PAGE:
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 What Doctors Don't Tell You: GALLSTONES - WHEN IN DOUBT, CUT IT OUT 
What Doctors Don't Tell You © (Volume 7, Issue 10)

Most surgeons now accept that injuries to the bile duct occur more commonly with laparoscopic cholecystectomy than with the old style, open operation. And because the injuries occur higher up in the bile duct, they may be harder to repair (BMJ, 1996; 308: 928).

In Ontario, Canada, where 86 per cent of gall bladder operations are performed laparoscopically, the number of bile duct injuries has increased by 305 per cent (Lancet, February 24, 1996).

Besides bile duct injuries, there is also the, admitedly rare, possibility that some gallstones "leak" out and are retained in the tissue after surgery, as happened in one case (J Royal College Surg Edinburgh, 1993; 38: 353). Patients have also been pierced by surgical instruments (Surgery, 1991; 110: 769-77). There also may be an increased risk of thromboembolism in patients undergoing laparoscopic gall bladder operations (BMJ, 1993; 306: 518-9), and spreading cancer, if it is present (N Eng J Med, 1991; 325: 1316-7).

The popularity of laparoscopy operations is also having another effect. Surgeons in Bristol, reviewing the gall bladder operations they'd done in the three years up to April 1994, saw they'd carried out 578 laparoscopic cholecystectomies and 35 open operations. Fourteen trainee surgeons had performed only 16 open cholecystectomies and assisted at nineteen. Trainee surgeons rarely see an open operation, let alone become familiar with the different techniques required (Ann Royal Coll of Surg Eng, 1995; 77: 256-8).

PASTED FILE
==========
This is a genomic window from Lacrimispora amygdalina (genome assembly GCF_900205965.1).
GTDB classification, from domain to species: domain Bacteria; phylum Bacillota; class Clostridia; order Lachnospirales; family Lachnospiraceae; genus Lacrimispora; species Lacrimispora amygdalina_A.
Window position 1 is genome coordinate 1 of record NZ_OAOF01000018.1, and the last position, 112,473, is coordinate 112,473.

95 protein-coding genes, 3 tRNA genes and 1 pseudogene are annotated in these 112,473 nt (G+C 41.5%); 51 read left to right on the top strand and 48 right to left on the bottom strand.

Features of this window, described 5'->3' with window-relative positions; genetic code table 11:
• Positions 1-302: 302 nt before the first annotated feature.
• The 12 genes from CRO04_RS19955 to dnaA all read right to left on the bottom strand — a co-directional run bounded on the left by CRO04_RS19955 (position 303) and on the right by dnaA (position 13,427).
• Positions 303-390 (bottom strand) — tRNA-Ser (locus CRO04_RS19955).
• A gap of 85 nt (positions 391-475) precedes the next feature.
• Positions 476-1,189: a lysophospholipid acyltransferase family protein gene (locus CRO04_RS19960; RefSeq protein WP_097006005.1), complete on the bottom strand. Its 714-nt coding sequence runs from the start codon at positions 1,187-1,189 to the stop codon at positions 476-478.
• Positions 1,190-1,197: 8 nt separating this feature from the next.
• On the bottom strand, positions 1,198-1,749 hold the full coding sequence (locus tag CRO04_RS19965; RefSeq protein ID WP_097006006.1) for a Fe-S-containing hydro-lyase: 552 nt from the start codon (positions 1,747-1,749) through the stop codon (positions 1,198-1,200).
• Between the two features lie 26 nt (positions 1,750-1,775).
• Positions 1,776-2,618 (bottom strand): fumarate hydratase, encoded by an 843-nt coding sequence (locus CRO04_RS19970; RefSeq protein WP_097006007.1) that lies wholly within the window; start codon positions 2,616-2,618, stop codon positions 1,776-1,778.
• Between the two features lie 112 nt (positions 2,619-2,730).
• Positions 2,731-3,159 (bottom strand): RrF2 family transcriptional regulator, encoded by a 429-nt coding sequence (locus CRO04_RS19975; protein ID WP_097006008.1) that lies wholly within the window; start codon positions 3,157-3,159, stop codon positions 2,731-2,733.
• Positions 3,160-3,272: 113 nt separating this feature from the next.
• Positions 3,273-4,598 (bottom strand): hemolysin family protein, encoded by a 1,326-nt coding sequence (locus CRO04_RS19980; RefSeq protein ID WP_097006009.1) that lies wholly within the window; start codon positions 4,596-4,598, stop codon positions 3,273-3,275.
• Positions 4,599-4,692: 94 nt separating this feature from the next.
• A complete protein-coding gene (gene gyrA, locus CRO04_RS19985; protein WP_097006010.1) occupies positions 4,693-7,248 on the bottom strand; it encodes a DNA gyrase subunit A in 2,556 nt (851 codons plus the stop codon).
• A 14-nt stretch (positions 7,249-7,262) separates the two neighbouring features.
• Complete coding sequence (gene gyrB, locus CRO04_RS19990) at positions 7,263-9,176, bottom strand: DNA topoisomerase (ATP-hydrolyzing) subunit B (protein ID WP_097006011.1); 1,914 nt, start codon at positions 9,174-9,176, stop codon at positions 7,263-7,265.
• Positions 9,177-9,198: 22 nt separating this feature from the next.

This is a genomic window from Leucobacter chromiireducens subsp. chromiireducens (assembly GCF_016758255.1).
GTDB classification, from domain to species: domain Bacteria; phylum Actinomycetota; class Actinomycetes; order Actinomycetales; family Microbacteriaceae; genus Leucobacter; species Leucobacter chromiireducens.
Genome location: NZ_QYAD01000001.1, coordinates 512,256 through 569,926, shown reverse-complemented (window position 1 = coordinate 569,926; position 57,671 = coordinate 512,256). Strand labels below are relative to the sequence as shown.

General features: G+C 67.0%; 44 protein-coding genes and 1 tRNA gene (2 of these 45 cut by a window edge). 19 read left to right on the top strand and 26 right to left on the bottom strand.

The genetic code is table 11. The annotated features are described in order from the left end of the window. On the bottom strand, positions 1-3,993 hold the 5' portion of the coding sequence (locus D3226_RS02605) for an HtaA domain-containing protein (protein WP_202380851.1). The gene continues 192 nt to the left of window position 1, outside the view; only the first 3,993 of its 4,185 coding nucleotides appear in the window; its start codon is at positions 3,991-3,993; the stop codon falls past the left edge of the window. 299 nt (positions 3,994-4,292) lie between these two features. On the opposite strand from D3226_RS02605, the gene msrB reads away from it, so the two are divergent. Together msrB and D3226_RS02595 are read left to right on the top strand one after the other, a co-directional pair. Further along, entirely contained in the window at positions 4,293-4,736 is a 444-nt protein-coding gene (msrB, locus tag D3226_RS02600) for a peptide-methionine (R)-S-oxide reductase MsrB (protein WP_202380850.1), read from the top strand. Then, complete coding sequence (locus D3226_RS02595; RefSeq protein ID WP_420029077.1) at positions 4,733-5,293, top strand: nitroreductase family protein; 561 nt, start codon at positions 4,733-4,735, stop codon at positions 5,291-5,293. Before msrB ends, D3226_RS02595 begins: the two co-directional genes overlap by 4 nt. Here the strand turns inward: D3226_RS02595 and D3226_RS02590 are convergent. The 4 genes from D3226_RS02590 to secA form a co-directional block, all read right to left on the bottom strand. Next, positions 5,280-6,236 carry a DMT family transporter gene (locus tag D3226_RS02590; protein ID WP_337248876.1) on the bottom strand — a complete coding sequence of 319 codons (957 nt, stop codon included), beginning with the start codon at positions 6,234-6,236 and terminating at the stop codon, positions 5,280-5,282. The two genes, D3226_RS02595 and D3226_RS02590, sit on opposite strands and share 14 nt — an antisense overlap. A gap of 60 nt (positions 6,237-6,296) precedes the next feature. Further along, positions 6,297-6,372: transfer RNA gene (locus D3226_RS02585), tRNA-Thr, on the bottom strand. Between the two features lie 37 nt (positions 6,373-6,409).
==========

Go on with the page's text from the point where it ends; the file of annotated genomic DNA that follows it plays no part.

This is devastating news. The obvious disadvantage of laparoscopic cholecysectomy therefore is that its wide adoption could lead to a new generation of surgeons emerging who are not experienced in open surgery to use it when needed (BMJ, 1992; 304: 559-60).

Extracorporeal shockwave lithotripsy (ESWL), the much ballyhooed alternative to surgery, where the gallstones are literally pounded into submission by a series of sound waves, has also been criticized because it can result in kidney damage and raises blood pressure, which is more pronounced if stones are close to, or in, the kidney (Lancet, 1993; 341: 1151-2).

The procedure also leaves gallstone residue in the bile duct which then provides a home for bacteria (JAMA, 1994; 272: 1643).

Over the last 10 years, ESWL has been hailed as a technique that would revolutionize the medical management of kidney stones, as well as gallstones. However, recent studies show that most patients experience internal bleeding, ranging from tiny hemorrhage to major bleeding that requires transfusion.

This bleeding also seems to change the dynamics of the blood in the kidney, causing hypertension in up to 8 per cent of patients (RH Heptinstall, Pathology of the Kidney; Little, Brown, 1992). The extent of damage appears dependent upon the dose of shock waves used (see also WDDTY; vol 5 no 11).

But in most cases, you shouldn't have to resort to surgery. According to WDDTY Alternative columnist Harald Gaier, gallstones can be made up from, very rarely, either pure cholesterol; pure pigment (calcium bilirubinate); a mixture of cholesterol and its derivatives, along with varying amounts of bile salts, bile pigments and inorganic salts of calcium; and stones which are composed entirely of minerals.

Recent studies have shown that nearly 80 per cent of sufferers have stones of the mixed variety. The remaining 20 per cent of the stones are made up entirely of minerals, mainly calcium salts (Ann Clin Lab Sci, 1984; 14: 243-51). This is good news because only the solid mineral variety require surgery. An x-ray of the gall bladder can tell you the type of stone (only the mineral ones will show up as solid).

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What Doctors Don't Tell You What Doctors Don’t Tell You is one of the few publications in the world that can justifiably claim to solve people's health problems - and even save lives. Our monthly newsletter gives you the facts you won't......more
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